Many scientists believe that there is a uniform, interdisciplinary method for the prac- tice of good science. The paradigmatic examples, however, are drawn from classical ex- perimental science. Insofar as historical hypotheses cannot be tested in controlled labo- ratory settings, historical research is sometimes said to be inferior to experimental research. Using examples from diverse historical disciplines, this paper demonstrates that such claims are misguided. First, the reputed superiority of experimental research is based upon accounts (...)
    Direct download  
     
    Export citation  
     
    Bookmark   13 citations  
  10.  45
    Economics as a Historical Science.Herbert Simon - 1998 - Theoria 13 (2):241-260.
    As science deals with invariants and history with dated events, the phrase “historical science” might be thought to be an oxymoron. However, the prevalence in the natural sciences and economics of differential equations filled with time derivatives should persuade us of the legitimacy of joining history with science. The combination can, in fact, take several forms. This paper examines some of the ways inwhich history and economics can be fashioned into economic history, and the reasons why (...)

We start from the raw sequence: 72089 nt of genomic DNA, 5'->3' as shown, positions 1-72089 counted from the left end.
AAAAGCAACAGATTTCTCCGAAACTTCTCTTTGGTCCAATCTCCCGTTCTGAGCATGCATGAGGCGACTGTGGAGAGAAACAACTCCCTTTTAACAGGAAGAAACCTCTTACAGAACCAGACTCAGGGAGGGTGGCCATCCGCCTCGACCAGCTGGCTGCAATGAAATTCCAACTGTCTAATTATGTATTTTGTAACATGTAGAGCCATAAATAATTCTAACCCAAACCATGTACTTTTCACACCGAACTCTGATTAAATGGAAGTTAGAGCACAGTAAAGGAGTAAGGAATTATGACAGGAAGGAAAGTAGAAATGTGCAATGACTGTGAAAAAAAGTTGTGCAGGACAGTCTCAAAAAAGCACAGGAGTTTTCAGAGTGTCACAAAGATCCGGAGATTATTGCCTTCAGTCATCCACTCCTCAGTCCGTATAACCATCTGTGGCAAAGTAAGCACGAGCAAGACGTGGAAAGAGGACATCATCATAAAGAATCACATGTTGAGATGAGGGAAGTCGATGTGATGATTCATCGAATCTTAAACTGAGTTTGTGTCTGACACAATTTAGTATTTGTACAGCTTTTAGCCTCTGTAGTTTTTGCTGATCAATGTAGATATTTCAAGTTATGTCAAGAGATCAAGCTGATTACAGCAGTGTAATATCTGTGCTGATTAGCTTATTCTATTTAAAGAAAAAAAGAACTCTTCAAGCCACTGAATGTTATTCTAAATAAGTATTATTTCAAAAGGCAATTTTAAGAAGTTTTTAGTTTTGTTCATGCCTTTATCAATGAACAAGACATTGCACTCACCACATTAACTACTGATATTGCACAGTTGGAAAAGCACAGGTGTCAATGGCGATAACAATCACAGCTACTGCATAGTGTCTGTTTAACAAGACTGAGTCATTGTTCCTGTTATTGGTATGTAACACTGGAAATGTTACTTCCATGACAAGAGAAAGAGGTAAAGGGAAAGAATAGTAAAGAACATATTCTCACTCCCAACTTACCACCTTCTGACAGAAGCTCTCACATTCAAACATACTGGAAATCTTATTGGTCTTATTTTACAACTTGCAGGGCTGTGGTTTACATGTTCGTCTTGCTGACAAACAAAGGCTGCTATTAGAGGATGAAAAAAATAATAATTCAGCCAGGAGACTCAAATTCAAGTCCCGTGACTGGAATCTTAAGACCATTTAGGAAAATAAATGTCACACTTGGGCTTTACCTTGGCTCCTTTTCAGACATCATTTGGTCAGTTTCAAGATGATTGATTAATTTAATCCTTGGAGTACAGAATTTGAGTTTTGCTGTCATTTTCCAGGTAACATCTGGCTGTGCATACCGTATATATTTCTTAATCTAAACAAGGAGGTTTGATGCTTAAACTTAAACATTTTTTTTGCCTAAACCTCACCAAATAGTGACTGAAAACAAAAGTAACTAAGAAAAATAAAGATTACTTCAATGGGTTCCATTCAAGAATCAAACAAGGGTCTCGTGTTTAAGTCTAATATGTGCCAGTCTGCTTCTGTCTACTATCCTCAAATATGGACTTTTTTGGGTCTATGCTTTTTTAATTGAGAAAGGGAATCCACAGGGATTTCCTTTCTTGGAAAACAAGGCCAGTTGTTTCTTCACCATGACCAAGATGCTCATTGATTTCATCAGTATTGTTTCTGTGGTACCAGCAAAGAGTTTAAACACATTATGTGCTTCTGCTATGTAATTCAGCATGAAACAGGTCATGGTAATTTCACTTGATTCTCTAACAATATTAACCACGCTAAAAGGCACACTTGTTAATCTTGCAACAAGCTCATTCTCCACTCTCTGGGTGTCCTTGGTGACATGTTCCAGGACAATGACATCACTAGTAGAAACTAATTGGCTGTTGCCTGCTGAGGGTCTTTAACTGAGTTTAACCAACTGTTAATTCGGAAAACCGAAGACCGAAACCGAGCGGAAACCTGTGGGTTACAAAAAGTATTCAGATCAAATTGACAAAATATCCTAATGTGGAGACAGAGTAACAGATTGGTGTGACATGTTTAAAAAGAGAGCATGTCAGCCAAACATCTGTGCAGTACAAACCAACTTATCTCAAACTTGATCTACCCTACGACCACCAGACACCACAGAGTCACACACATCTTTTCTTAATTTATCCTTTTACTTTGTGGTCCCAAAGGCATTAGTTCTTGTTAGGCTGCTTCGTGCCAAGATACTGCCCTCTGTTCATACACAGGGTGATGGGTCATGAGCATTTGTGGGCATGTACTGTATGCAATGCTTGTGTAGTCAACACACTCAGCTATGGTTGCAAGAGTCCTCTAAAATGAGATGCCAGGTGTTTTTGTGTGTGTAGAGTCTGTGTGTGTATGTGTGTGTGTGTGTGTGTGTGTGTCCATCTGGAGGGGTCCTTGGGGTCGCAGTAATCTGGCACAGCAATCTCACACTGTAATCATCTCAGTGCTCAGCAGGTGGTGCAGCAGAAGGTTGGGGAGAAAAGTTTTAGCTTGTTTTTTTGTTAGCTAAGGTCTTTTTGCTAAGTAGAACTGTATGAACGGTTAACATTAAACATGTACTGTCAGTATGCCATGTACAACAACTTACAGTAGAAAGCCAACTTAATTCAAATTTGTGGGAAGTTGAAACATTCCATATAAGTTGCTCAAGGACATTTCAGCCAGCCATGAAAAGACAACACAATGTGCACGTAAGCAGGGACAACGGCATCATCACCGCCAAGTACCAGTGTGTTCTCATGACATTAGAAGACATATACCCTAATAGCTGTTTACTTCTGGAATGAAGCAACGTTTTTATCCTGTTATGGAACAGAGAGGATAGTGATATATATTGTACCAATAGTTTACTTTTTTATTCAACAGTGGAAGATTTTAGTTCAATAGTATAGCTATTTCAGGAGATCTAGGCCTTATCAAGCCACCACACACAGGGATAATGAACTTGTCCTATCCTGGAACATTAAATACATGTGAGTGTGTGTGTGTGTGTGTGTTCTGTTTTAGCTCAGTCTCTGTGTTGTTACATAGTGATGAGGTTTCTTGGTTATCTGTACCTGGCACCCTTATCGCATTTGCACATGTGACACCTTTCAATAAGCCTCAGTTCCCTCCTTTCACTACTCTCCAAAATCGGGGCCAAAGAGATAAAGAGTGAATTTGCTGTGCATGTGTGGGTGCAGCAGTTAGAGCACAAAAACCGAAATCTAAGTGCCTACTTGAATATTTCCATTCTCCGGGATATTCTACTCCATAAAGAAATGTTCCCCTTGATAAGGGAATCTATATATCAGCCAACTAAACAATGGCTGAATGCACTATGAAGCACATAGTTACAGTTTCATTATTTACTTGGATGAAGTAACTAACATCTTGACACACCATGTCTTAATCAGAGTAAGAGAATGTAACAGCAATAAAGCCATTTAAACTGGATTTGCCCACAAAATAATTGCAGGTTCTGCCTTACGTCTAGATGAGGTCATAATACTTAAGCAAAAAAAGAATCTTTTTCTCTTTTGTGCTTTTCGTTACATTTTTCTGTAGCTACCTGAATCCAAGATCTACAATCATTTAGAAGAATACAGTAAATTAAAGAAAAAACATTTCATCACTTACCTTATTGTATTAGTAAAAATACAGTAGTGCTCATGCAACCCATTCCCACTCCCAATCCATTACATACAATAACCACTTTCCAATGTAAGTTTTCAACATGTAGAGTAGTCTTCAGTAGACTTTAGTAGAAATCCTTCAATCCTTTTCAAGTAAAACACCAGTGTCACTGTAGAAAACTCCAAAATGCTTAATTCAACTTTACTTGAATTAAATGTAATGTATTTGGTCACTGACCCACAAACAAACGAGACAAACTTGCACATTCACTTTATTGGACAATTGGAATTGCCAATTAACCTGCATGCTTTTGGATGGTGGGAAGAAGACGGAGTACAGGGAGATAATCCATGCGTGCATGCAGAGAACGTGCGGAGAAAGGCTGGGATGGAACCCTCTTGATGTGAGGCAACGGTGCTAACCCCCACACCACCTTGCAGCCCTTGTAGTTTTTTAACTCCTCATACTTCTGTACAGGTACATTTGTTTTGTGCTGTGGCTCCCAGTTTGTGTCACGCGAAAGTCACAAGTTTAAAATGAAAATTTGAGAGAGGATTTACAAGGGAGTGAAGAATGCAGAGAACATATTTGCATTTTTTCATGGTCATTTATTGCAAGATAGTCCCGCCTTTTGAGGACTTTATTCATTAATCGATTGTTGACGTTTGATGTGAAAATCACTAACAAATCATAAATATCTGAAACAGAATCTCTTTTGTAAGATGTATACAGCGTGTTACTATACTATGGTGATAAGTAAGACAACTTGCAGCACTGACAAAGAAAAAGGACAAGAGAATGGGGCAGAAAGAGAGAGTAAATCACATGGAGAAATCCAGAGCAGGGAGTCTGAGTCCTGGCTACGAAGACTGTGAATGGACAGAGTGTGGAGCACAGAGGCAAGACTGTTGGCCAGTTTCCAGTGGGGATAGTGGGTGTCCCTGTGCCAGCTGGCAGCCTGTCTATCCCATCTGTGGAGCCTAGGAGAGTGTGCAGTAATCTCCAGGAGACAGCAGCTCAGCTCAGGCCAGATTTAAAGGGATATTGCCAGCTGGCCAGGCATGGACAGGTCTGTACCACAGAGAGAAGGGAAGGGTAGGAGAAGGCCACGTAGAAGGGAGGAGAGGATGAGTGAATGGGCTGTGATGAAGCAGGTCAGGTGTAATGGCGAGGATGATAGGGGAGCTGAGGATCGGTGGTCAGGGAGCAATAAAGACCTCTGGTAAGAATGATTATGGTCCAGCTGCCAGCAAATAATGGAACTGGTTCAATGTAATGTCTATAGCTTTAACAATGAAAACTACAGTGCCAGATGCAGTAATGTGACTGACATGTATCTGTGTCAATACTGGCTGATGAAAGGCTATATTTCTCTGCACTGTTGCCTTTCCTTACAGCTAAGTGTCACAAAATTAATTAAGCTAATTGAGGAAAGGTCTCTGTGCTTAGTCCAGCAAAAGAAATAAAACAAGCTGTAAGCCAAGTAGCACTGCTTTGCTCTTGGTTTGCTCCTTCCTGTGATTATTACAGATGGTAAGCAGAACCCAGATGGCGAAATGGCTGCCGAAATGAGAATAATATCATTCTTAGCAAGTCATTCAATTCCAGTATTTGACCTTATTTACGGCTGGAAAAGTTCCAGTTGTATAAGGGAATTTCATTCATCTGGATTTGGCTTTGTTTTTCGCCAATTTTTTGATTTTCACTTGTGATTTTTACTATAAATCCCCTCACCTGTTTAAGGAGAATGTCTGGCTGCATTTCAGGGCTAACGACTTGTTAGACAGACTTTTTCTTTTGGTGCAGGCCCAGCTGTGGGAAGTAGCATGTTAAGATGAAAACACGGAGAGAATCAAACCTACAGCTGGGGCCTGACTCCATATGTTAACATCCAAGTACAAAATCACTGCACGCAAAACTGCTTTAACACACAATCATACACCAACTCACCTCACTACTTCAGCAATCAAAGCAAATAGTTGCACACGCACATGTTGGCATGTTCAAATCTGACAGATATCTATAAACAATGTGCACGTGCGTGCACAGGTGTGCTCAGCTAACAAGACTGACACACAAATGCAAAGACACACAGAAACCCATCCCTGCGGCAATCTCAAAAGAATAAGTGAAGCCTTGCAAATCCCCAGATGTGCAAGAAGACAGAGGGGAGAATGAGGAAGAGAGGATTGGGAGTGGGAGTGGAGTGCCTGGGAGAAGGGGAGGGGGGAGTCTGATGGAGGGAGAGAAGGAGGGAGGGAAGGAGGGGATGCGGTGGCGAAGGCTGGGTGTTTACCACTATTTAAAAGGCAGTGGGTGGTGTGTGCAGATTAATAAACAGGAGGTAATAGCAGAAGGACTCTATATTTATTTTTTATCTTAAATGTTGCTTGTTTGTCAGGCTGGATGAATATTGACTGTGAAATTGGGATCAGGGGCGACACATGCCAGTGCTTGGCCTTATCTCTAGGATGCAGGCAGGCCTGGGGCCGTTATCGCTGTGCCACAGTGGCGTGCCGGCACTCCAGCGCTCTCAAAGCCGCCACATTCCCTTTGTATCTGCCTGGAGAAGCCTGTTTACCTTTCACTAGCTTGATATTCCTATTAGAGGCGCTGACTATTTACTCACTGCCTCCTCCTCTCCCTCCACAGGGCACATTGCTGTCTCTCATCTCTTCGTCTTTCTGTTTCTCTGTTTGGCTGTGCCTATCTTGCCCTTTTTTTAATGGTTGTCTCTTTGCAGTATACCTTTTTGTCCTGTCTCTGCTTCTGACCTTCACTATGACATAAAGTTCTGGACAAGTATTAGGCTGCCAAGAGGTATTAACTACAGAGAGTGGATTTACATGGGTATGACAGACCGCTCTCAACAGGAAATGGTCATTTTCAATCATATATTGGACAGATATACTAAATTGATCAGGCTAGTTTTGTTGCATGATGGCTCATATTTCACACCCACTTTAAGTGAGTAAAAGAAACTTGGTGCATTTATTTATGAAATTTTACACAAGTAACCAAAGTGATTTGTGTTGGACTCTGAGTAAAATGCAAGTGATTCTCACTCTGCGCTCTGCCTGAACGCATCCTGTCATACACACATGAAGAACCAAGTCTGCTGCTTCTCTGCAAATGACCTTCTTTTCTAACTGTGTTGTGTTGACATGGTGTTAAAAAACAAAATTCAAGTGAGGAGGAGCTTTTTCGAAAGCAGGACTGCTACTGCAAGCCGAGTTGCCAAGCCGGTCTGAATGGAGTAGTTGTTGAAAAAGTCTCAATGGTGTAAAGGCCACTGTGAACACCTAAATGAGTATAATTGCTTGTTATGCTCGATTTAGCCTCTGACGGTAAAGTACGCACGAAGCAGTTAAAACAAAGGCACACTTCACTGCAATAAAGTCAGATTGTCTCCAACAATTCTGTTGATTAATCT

Direct download (3 more)  
     
    Export citation  
     
    Bookmark   1 citation  
  11.  18
    The 'Historical-Investigative' Approach to Teaching Science.Nahum Kipnis - 1996 - Science & Education 5 (3):277-292.
    The paper describes the author's experience in using the history of science in teaching physics to science teachers. lt was found that history becomes more useful to teachers when explicitly combined with 'investigative' experimentation, which, in turn. can benefit from various uses of the history of science.